What a difference an ocean makes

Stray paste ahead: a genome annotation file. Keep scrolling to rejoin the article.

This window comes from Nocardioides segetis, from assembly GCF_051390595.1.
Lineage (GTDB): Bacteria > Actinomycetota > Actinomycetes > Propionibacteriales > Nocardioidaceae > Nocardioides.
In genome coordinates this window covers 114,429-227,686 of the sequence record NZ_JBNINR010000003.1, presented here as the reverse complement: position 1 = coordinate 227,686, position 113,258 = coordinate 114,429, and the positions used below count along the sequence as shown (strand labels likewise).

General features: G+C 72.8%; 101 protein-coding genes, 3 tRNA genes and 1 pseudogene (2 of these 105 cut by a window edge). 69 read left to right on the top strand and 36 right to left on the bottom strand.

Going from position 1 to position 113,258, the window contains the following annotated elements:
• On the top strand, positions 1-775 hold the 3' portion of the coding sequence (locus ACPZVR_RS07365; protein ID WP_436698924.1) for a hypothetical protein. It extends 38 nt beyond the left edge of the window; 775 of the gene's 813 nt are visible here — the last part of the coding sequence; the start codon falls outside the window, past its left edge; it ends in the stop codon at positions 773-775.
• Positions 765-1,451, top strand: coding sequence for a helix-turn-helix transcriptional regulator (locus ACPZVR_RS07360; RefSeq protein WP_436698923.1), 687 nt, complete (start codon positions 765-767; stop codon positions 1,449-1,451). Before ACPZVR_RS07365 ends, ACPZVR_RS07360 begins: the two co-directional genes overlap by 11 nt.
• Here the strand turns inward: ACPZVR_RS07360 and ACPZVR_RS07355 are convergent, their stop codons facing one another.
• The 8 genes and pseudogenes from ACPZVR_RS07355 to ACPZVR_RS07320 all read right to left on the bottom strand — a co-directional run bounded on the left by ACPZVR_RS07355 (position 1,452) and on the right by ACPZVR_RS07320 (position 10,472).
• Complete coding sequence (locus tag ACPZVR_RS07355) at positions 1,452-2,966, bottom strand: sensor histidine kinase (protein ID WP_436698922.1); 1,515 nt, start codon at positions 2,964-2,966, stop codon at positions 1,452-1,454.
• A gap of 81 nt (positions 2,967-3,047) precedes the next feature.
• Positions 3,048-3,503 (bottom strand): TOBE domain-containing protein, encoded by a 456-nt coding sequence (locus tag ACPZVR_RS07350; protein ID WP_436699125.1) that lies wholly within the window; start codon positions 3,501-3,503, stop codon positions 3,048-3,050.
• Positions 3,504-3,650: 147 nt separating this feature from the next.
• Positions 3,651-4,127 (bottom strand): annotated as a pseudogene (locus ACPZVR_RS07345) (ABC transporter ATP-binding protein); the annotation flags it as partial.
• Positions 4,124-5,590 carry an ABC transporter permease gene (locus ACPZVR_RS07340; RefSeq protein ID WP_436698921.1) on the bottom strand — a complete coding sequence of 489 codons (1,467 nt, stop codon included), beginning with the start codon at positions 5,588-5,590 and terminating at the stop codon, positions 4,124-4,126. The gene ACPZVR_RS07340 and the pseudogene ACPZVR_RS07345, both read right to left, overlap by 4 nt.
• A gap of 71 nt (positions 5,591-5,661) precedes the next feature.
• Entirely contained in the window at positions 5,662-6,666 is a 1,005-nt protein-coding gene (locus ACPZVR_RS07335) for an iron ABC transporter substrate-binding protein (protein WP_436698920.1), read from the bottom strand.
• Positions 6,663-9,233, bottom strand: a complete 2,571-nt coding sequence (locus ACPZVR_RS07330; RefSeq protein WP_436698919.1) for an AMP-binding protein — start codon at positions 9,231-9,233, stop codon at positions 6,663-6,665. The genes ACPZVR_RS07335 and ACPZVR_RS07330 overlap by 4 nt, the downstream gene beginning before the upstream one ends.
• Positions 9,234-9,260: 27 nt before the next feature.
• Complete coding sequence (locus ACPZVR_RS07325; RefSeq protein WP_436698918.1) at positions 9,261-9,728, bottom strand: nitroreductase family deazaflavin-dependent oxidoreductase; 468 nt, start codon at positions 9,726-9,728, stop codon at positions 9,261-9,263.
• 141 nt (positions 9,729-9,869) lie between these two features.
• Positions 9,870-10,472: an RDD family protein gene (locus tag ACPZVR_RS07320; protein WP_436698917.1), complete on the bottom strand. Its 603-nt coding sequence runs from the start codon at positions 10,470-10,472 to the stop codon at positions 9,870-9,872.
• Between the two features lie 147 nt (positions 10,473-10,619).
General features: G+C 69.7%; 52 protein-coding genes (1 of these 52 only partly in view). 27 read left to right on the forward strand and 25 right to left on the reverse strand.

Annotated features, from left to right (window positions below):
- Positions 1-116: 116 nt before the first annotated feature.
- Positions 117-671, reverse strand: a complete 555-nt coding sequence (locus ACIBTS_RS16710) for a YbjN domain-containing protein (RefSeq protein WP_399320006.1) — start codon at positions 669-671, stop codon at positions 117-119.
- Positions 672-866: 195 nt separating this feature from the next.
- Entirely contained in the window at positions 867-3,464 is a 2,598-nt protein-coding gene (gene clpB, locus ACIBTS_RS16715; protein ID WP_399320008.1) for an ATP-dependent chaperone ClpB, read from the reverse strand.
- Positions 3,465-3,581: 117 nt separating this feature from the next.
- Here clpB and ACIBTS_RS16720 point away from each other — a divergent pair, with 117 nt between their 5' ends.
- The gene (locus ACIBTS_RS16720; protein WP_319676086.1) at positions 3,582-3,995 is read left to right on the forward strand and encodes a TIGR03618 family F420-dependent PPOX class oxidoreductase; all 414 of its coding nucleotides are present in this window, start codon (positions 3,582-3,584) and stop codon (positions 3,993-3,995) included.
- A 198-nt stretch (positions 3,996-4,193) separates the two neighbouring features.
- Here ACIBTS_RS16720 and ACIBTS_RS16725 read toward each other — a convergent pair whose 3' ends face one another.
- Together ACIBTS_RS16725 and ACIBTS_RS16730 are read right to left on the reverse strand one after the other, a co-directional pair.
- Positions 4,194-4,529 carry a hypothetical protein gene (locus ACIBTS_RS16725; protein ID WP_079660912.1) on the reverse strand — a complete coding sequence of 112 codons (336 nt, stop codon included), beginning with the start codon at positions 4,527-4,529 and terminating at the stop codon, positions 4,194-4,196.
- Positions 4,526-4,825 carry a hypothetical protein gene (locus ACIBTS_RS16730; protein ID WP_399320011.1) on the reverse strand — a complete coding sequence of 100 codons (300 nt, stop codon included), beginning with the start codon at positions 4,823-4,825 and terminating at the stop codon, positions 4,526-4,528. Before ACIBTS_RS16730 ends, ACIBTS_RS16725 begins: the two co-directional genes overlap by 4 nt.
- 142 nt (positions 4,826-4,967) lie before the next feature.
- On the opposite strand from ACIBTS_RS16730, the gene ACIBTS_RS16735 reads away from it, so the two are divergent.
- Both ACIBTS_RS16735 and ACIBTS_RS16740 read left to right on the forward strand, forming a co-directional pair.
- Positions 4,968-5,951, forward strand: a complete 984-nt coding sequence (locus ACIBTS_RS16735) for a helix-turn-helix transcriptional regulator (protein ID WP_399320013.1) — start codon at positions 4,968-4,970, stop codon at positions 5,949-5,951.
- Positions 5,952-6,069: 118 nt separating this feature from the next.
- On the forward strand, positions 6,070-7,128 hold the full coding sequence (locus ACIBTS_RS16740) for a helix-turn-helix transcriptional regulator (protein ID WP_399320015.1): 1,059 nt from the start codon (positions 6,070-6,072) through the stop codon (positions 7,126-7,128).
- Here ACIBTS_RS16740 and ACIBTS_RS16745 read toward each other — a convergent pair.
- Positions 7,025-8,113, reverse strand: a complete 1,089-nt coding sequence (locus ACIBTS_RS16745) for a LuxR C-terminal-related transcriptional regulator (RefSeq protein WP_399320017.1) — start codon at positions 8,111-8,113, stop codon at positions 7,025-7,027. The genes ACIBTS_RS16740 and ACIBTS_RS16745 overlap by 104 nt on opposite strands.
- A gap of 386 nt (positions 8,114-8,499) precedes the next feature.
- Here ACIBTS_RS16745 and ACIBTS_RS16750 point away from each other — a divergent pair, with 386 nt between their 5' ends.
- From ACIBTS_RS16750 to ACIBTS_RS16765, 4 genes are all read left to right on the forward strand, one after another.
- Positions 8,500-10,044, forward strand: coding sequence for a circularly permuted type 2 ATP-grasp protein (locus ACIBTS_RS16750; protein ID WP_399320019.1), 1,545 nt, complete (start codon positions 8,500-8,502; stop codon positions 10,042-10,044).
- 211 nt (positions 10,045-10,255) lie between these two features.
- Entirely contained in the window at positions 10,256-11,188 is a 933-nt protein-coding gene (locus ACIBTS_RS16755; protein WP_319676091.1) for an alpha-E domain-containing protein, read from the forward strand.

Lately, I've been contemplating the differences between working in Europe and working in the U.S., since I think I've now had adequate experience working at Opera companies in both places to make some observations. One of the big differences is that in Europe, there is no union representing the solo singers, and the unions that represent the choruses and orchestras function very differently than in the U.S. Some perfect examples of this occurred during the dress rehearsal here in Liege. I was standing back stage next to one of the guys who also works backstage, and he had his nice SLR camera out and was taking photos of the singers from backstage. He caught a great one of me jumping out the window, and showed me on his little camera screen after I left the stage. Then he gave me his card and said I could email him for copies of all the pictures free of charge. I remembered that when I was singing in New Orleans, I had recently gotten more interested in photography having purchased myself an SLR camera, and since I was singing Stephano in Romeo and Juliet, I had a lot of downtime offstage. So I brought my camera and was in the wings snapping photos during a dress rehearsal, until one of the stage managers told me I had to stop - I wasn't allowed to do that. I wasn't going to sell them or anything, but one of the unions (maybe AGMA, but I'm not sure) prevents anyone from taking pictures who isn't the company photographers - I suppose, to protect the singers from having their image taken without their permission. But I was personally very happy that this nice guy backstage was taking photos of me, and so I give one point here to the no union for singers category.